Designer engagement report

Top 3 problems for designers: no research, no design strategy, and no career progression

It’s been a horrible year for design. Mass layoffs from 2023 continued and got even worse. AI is threatening to take creatives’ jobs, designers need to go through up to 11 rounds of interviews to finally land a job. Once they do, they’re asked to perform the work that would take at least two or three designers to complete. 

Combine that with the learning from this report that only 1 in 5 designers have a future at their current company, and it all looks bleak. Is there a future for you in the UX industry? Is there a future for the UX industry itself? I decided to find out how happy designers are at work and unearth their most pressing problems. Only then can we start discussing how to fix these problems, and maybe even the industry. 

My yearly Why Designers Quit report suggested that designers are unhappy with their managers and have no career progression opportunities. I wanted to see why they’re unhappy with their managers so the survey for this report focused a lot on managers and problems at work, alongside the general employee engagement survey questions.

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751 designers responded to my survey. Those who work at medium-to-large companies will recognise most of the questions and their format. They’re statements where participants mark how much they agree (or disagree) with them. 

49.9% of participants were UX/Product designers, 9.1% were web designers, 7.5% were UI designers, and 7.2% were designer generalists (Fig 1). The largest chunk came from the United States (17.6%), followed by 8.4% from India, and 7.7% from Canada (Fig 2). 

Fig 1: Most participants were UX/Product designers (49.9%)
Fig 2: Breakdown of where designers work

The distribution of seniority shows that many designers were high in seniority — senior and lead roles sum up to 68% (Fig 3). 31% of them were intermediate and 11% were junior. 

Fig 3: 68% of designers were either senior or higher seniority.

Top 3 problems for designers

What are the three things you’re the most unhappy about at work? I ask a similar question in Why Designers Quit reports but with a key difference. There, I asked for the most pressing reason for leaving a job, here I allowed up to three answers. For designers, the top three problems at work are (Fig 4):

  • Limited ability to conduct research and get feedback on their work (28.2%)
  • No strategic approach to design (26.2%)
  • No career progression opportunities (23.4%) 
Fig 4: Most pressing problems for designers.

Low UX maturity (22.2%), design perceived as “making things pretty” (20.9%), and designers feeling they could contribute more (20.8%) and grow more (19.2%) are close to the top three reasons. A significant chunk also chose being the only designers at the company (14.4%) and having to work with multiple product/project managers (15.7%) as problems.

Here’s a quote from one participant that explains their situation, which will, sadly, resonate with a lot of designers:

Our designers are split by vertical areas and often left to fend for themselves. Research is severely lacking and the overall design strategy is often pushed back in favour of short term shareholder wins.

Many designers are stuck in producing low-quality design work (pushing pixels) because they work in environments where research doesn’t inform their work and it’s impossible to close the feedback loop which would gradually increase the quality of their product. Instead, a focus on quick, short-term wins is often favoured. Here’s how another designer described their current situation at work:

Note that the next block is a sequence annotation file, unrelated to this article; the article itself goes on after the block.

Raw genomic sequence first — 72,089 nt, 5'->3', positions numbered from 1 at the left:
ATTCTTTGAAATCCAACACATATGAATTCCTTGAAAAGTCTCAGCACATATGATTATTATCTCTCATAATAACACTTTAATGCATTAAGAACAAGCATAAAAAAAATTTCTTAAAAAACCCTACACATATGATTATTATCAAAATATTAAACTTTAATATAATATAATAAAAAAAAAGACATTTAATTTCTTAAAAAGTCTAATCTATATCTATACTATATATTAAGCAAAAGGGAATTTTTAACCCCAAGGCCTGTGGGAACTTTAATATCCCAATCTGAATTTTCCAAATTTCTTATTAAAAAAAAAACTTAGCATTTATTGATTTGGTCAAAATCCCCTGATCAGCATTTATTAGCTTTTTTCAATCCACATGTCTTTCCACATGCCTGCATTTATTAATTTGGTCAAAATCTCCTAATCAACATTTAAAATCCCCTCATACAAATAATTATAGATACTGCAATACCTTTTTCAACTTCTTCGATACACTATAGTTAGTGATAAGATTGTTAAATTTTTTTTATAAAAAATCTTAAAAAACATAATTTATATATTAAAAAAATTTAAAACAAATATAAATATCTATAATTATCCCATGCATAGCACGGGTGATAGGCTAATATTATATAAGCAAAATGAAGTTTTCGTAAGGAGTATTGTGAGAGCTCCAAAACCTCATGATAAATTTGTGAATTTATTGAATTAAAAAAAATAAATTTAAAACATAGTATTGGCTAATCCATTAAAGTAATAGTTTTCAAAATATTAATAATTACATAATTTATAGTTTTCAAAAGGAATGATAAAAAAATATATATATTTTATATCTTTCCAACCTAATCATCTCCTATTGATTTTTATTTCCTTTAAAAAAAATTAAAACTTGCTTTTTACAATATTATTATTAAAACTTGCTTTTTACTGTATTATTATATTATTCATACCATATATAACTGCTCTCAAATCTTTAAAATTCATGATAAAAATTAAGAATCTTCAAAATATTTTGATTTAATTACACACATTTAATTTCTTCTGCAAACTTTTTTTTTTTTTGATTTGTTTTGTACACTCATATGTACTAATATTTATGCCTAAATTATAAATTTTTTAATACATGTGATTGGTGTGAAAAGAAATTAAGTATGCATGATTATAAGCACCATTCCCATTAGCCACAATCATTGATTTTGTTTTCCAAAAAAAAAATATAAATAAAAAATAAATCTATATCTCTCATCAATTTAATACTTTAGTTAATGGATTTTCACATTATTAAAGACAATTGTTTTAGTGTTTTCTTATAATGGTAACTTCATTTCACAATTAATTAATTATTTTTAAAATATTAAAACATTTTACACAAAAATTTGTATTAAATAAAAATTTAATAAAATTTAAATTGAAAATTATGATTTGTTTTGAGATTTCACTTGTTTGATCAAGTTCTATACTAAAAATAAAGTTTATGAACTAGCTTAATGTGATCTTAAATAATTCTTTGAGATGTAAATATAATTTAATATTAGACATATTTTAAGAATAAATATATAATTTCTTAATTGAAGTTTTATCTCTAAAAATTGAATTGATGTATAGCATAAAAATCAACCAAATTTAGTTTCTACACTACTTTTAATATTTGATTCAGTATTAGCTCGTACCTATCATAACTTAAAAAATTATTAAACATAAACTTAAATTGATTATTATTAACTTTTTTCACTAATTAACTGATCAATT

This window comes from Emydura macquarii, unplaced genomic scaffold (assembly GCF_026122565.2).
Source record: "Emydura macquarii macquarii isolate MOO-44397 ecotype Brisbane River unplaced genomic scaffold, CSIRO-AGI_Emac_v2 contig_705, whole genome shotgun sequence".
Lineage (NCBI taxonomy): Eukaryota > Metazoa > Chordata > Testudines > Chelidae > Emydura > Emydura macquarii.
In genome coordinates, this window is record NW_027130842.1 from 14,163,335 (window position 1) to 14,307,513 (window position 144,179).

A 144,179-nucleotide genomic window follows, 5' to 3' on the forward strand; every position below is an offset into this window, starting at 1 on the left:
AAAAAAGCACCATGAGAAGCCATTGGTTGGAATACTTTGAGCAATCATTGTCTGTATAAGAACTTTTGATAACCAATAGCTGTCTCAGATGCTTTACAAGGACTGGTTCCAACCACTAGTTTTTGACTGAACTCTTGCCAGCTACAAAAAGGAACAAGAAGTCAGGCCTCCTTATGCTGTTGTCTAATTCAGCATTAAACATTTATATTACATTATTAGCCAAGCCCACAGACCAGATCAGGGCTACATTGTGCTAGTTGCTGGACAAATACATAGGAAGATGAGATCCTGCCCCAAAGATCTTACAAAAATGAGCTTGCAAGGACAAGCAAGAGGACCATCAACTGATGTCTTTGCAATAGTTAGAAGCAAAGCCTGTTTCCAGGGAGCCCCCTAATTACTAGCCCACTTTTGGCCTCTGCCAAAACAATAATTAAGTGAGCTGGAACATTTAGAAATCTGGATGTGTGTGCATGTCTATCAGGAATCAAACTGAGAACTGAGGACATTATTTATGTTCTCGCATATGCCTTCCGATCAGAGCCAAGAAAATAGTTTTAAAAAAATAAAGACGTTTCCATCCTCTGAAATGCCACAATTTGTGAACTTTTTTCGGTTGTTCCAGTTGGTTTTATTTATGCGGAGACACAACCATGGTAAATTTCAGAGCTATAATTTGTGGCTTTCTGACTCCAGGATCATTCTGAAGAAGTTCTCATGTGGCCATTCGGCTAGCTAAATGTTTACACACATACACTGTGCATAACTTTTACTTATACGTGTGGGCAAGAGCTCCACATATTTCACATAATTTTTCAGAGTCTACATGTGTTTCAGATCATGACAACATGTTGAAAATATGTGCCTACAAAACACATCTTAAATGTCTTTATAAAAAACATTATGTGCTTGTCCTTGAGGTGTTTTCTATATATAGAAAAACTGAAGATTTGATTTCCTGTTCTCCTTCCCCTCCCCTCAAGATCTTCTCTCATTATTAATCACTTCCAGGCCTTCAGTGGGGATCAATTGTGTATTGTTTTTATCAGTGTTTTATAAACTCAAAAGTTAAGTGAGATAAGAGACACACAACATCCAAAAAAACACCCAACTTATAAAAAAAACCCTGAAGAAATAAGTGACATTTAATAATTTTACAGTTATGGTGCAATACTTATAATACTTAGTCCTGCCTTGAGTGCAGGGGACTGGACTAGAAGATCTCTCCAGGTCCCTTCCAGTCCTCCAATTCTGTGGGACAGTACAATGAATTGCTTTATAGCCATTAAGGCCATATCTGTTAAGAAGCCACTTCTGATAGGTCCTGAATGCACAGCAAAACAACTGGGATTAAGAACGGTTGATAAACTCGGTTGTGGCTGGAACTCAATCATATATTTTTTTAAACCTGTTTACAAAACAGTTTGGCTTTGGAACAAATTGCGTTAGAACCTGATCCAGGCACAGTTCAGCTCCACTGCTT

It’s pushing pixels in Figma when I want to work with real UX problems, new projects being promised and nothing, being asked for some extra graphic work sometimes, there’s just no way to grow and even though it’s been only 3 years as a UX/UI designer, I feel that my passion is slowly dying. 

Let’s take a closer look at some of these problems and their potential causes. 

Design leadership is lacking

The latest Why Designers Quit report showed that many designers are unhappy with their managers, 57% to be exact (source). That’s a significant number so I decided to investigate further. 

Before I go into the report’s results, I want to look at what a good design manager is supposed to do. Hadrik Pandya provides a list of things, which includes (source):

  • Ensure a steady stream of challenging and meaningful work for you & your team
  • Communicate timely & clear feedback to every team member

There are three more items on his list which we’ll get to later. So designers need timely feedback and challenging and meaningful work from their managers. Let’s see how they stack up. 

50% of respondents said that their manager is not a good mentor and 27% were happy with the mentoring by their managers (Fig 5).  

Fig 5: Designers aren’t happy with their managers’ mentoring.

When it comes to feedback, which is crucial to a designer’s work quality and growth, only 44% of the participants were happy with their managers (Fig 6). It’s more than those that were not happy with them (31%) but design managers really should do better here. 44% looks good at first inspection but because feedback is so crucial for designers, this percentage should be higher. 

Fig 6: The majority of design managers are good at giving feedback.

When giving feedback to managers, 47% of designers feel confident to give negative (but constructive) feedback and 51% of the managers then take the negative feedback and improve (Fig 7). Again, these numbers seem high at first, but you’d expect more from someone who’s a manager, right? When you consider that giving, receiving, and growing based on feedback are among their main responsibilities, why are these numbers so low?